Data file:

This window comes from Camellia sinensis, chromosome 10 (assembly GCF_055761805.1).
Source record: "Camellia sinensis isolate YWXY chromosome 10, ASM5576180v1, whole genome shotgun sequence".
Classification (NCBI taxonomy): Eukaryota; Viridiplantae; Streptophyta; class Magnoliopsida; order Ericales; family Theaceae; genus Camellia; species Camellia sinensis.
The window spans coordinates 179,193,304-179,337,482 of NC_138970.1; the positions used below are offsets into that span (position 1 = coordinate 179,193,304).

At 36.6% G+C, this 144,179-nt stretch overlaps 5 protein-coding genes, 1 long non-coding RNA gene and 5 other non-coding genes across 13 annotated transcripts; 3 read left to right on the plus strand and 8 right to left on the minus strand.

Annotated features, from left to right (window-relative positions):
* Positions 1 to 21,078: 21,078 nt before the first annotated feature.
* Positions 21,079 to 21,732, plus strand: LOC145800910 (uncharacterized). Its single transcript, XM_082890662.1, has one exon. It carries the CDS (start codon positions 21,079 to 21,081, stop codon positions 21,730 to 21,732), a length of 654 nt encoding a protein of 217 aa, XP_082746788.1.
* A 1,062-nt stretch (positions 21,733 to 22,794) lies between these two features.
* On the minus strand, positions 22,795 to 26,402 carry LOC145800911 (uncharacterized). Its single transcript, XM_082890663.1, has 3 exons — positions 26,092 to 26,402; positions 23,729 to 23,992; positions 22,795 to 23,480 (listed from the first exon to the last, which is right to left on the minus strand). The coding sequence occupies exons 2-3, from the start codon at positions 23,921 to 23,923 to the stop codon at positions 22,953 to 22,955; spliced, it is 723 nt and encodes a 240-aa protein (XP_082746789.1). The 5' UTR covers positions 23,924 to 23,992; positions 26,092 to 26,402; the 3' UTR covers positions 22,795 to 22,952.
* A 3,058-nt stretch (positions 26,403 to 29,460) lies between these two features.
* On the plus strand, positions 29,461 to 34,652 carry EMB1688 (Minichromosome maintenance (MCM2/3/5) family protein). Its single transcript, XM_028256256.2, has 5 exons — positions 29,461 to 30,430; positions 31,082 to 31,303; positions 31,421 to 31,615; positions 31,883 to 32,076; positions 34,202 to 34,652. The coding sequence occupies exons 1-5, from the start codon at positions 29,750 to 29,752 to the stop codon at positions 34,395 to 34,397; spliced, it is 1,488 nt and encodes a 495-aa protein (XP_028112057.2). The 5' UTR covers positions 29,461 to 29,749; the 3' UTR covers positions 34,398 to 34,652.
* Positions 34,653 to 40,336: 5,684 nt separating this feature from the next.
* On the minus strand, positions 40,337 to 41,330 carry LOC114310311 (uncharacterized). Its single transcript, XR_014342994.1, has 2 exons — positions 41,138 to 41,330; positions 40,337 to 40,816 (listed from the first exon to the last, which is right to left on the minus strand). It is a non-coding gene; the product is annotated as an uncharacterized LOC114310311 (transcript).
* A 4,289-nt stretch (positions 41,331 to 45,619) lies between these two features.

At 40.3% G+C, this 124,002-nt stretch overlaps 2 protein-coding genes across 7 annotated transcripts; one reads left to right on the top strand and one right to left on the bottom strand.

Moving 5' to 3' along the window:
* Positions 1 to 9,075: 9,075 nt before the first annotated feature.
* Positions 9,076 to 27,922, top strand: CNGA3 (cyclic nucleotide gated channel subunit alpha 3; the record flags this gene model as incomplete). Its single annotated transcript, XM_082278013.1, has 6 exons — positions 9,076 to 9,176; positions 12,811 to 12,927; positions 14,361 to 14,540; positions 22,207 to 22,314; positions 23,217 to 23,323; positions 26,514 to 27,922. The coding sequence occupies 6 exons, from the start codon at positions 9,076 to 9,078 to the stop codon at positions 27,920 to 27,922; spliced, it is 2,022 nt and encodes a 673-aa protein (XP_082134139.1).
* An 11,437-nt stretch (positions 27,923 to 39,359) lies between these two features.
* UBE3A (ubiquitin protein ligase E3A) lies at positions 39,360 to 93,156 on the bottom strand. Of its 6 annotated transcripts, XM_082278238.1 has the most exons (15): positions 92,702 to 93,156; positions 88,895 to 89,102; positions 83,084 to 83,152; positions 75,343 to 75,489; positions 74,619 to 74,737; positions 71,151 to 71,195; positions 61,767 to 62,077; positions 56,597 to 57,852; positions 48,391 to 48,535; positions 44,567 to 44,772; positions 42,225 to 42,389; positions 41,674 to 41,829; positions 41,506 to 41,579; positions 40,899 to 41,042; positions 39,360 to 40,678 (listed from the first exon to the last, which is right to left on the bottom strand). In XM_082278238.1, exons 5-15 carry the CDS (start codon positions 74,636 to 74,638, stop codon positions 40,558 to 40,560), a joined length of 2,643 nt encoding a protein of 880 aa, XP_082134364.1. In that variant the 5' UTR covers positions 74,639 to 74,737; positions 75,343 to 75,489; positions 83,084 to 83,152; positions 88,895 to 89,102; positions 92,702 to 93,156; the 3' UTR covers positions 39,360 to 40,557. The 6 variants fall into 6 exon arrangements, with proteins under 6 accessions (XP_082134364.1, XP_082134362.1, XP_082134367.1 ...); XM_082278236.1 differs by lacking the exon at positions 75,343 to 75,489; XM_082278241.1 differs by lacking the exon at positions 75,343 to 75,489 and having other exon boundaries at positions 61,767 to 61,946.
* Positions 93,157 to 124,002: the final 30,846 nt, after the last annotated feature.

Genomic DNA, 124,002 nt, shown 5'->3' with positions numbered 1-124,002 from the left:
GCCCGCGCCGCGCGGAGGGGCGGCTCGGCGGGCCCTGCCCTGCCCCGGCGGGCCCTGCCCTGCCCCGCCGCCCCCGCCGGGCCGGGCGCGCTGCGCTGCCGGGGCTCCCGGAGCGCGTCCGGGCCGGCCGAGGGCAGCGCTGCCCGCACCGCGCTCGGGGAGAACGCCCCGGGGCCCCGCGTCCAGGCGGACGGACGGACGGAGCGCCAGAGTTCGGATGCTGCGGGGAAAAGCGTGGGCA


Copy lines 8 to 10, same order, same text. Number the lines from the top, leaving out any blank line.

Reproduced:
* Positions 21,079 to 21,732, plus strand: LOC145800910 (uncharacterized). Its single transcript, XM_082890662.1, has one exon. It carries the CDS (start codon positions 21,079 to 21,081, stop codon positions 21,730 to 21,732), a length of 654 nt encoding a protein of 217 aa, XP_082746788.1.
* A 1,062-nt stretch (positions 21,733 to 22,794) lies between these two features.
* On the minus strand, positions 22,795 to 26,402 carry LOC145800911 (uncharacterized). Its single transcript, XM_082890663.1, has 3 exons — positions 26,092 to 26,402; positions 23,729 to 23,992; positions 22,795 to 23,480 (listed from the first exon to the last, which is right to left on the minus strand). The coding sequence occupies exons 2-3, from the start codon at positions 23,921 to 23,923 to the stop codon at positions 22,953 to 22,955; spliced, it is 723 nt and encodes a 240-aa protein (XP_082746789.1). The 5' UTR covers positions 23,924 to 23,992; positions 26,092 to 26,402; the 3' UTR covers positions 22,795 to 22,952.